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Cross development (for ARM)

Preface

For a demo on C64 I need a program to paint some sprites, i.e. a bitmap painter. What is better suitable for digital-painting than a touch screen? Among my devices with a touch sensitive screen - Nintendo DS and PocketPC(*) - I chose the latter one.
(*) with an OMAP 850 multipurpose processor

Story

With PellesC there is a free dev-Tool for Win32 and PocketPC available, featuring a custom c-compiler, derived from lcc-compiler. The IDE is comfortable, allowing to upload the built executable and to execute it with simple key-shortcuts.

Program sketch, first three steps: Allow to
(a) draw on the screen, i.e. read stylus position and draw points (SetPixel) or lines (MoveTo, LineTo),
(b) load a bmp file into the drawing area,
(c) save the drawing area to a bmp.
Steps (a) and (b) were simple to implement. Saving wasn't.

Examination

The file was opened, but 0 (zero) bytes were written. Slowly debugging line per line I realized that

bfh->bfSize = dwFileHeaderSize + bmi->bmiHeader.biSizeImage;

caused the error (which was not reported).
After reading lots of online-material I stumbled across the explanation:
The ARM processor requires long integers (DWORDS), i.e. 4-byte variables to be aligned to memory adresses which are a multitude of 4.

The struct storing the BITMAPFILEHEADER bfh is packed though, i.e.

#pragma pack( 2 ) 
   short bfType;       // byte [0..1]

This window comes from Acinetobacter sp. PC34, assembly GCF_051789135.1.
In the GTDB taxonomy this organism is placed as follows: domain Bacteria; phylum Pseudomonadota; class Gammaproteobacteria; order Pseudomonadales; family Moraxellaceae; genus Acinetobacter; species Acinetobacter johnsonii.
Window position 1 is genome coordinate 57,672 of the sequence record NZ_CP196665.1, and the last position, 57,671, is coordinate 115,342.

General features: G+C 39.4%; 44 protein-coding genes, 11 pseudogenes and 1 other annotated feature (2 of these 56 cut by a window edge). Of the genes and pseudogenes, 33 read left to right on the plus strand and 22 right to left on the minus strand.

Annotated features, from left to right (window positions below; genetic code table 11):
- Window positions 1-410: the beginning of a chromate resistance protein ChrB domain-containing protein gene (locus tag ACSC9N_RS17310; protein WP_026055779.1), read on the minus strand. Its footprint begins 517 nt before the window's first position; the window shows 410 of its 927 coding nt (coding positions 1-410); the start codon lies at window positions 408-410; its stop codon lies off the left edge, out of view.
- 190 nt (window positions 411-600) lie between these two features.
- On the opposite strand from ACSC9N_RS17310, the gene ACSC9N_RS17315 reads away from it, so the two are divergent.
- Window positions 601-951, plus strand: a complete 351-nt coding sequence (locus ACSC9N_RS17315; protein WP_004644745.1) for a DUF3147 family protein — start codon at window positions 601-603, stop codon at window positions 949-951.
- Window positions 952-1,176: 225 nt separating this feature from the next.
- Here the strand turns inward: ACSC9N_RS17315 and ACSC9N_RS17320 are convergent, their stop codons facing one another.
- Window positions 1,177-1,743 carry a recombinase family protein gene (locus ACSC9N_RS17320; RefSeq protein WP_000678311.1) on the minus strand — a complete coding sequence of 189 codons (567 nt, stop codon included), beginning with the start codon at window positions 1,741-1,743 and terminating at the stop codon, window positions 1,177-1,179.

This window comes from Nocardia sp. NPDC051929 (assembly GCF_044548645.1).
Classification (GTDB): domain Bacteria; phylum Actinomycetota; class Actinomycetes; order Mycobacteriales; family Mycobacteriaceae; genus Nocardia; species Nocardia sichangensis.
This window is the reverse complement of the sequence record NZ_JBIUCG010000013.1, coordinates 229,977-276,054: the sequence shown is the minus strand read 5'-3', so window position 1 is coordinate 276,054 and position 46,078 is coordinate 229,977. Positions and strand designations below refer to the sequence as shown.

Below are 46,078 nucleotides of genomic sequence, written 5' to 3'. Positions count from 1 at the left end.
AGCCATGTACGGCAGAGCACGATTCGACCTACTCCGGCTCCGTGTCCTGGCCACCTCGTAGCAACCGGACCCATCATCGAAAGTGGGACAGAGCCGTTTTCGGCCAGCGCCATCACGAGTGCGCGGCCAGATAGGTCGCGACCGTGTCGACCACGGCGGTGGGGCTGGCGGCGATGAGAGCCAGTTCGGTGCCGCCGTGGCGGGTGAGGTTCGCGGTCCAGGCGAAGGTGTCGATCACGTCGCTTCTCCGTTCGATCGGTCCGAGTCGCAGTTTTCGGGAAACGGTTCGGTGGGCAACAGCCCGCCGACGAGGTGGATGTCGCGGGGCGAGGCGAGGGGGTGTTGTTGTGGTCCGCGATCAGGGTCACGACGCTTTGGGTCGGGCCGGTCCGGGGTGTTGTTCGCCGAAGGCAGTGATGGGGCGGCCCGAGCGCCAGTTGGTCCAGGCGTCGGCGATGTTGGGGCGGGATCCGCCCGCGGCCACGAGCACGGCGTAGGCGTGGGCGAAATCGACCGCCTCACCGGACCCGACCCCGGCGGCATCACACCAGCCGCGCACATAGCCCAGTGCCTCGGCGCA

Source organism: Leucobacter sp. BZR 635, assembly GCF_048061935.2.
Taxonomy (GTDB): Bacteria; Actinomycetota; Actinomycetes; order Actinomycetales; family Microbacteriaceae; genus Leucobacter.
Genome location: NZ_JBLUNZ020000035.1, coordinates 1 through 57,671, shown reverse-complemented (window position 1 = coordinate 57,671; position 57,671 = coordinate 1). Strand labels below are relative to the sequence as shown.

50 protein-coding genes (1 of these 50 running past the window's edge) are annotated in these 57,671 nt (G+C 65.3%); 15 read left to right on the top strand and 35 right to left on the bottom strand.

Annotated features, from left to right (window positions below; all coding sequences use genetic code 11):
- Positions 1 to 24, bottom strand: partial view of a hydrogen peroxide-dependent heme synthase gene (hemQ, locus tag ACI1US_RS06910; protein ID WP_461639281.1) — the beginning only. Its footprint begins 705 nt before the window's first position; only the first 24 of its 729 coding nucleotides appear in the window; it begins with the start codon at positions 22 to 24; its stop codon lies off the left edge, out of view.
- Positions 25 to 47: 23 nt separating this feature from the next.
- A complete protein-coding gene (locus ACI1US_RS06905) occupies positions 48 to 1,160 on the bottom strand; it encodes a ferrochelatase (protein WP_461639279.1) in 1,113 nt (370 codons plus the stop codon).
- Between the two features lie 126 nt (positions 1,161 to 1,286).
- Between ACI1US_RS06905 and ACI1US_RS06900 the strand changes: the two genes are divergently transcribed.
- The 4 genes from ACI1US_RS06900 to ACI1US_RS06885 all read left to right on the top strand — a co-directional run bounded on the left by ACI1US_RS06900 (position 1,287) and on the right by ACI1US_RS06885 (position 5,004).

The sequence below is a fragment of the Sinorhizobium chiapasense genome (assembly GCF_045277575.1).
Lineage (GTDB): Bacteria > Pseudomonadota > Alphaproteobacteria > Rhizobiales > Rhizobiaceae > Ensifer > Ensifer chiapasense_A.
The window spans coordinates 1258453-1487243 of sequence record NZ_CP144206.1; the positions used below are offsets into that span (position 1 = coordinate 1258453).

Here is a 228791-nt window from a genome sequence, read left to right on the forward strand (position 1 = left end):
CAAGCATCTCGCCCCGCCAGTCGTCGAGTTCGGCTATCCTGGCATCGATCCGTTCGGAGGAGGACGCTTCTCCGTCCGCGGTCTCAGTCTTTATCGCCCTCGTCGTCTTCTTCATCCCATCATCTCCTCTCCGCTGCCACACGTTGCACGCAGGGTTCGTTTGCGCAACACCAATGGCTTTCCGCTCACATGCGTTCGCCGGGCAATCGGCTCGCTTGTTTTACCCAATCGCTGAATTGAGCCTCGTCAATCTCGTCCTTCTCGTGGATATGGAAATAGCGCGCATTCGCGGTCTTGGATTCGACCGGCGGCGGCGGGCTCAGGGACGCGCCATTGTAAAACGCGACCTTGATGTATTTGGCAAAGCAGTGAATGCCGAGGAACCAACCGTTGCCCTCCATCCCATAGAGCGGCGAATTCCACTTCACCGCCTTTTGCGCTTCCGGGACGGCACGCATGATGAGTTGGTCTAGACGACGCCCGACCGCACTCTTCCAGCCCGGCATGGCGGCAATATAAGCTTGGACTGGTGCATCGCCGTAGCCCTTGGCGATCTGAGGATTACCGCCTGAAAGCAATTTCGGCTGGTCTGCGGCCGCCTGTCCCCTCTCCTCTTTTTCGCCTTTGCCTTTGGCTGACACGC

int bfSize;       // byte [2..5]
     ...
#pragma pack( )

which apparently causes bfType to be packed. Accessing bfSize then causes a data misalignment error.
So I cloned the BITMAPFILEHEADER struct

struct MYBITMAPFILEHEADER
{
   short bfType;       // byte  [0..1]
     int bfSize;       // bytes [4..7]
   short bfReserved1;
   short bfReserved2;
     int bfOffBits;
};

and aligned it's variable pointer to multiple of 4 adresses:

__unaligned struct MYBITMAPFILEHEADER  *bfh;   // ARM processor!!!

Now, the above assignment doesn't cause any data misalignment fault, yet the struct size is 16 bytes when it shall be 14.
In the end I use a simple char-array, fill it

char mybfh[14];
WORD p_shortint;
DWORD p_int;
p_shortint =0x4d42;
memcpy(mybfh,&p_shortint,2);
p_int = dwFileHeaderSize +bmi->bmiHeader.biSizeImage;
memcpy(mybfh+2,&p_int,4);
p_shortint =0;
memcpy(mybfh+6,&p_shortint,2);
memcpy(mybfh+8,&p_shortint,2);
p_int = dwFileHeaderSize;
memcpy(mybfh+10,&p_int,4);

...and write it into the bitmap file.

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